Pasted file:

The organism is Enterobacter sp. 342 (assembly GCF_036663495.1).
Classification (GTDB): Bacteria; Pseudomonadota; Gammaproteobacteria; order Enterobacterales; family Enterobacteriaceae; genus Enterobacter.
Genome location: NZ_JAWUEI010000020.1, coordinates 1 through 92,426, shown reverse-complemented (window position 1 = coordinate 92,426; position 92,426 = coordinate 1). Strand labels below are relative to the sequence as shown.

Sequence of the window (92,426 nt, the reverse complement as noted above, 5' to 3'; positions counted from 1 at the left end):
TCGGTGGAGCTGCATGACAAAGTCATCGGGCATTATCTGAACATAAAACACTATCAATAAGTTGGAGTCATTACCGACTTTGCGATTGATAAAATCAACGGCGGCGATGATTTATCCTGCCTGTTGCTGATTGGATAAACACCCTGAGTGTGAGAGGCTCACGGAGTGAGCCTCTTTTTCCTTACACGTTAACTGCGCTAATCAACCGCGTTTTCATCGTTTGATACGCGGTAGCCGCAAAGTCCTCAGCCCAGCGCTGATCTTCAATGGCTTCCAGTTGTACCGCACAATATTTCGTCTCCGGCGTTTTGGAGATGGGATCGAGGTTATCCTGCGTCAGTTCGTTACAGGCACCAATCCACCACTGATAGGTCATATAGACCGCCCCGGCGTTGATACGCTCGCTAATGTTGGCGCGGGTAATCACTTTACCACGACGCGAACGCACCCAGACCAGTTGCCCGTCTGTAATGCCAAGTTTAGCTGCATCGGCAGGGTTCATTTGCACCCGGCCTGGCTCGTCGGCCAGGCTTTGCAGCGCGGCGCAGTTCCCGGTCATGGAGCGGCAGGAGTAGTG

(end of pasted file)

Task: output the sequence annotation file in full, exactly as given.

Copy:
The organism is Enterobacter sp. 342 (assembly GCF_036663495.1).
Classification (GTDB): Bacteria; Pseudomonadota; Gammaproteobacteria; order Enterobacterales; family Enterobacteriaceae; genus Enterobacter.
Genome location: NZ_JAWUEI010000020.1, coordinates 1 through 92,426, shown reverse-complemented (window position 1 = coordinate 92,426; position 92,426 = coordinate 1). Strand labels below are relative to the sequence as shown.

Sequence of the window (92,426 nt, the reverse complement as noted above, 5' to 3'; positions counted from 1 at the left end):
TCGGTGGAGCTGCATGACAAAGTCATCGGGCATTATCTGAACATAAAACACTATCAATAAGTTGGAGTCATTACCGACTTTGCGATTGATAAAATCAACGGCGGCGATGATTTATCCTGCCTGTTGCTGATTGGATAAACACCCTGAGTGTGAGAGGCTCACGGAGTGAGCCTCTTTTTCCTTACACGTTAACTGCGCTAATCAACCGCGTTTTCATCGTTTGATACGCGGTAGCCGCAAAGTCCTCAGCCCAGCGCTGATCTTCAATGGCTTCCAGTTGTACCGCACAATATTTCGTCTCCGGCGTTTTGGAGATGGGATCGAGGTTATCCTGCGTCAGTTCGTTACAGGCACCAATCCACCACTGATAGGTCATATAGACCGCCCCGGCGTTGATACGCTCGCTAATGTTGGCGCGGGTAATCACTTTACCACGACGCGAACGCACCCAGACCAGTTGCCCGTCTGTAATGCCAAGTTTAGCTGCATCGGCAGGGTTCATTTGCACCCGGCCTGGCTCGTCGGCCAGGCTTTGCAGCGCGGCGCAGTTCCCGGTCATGGAGCGGCAGGAGTAGTG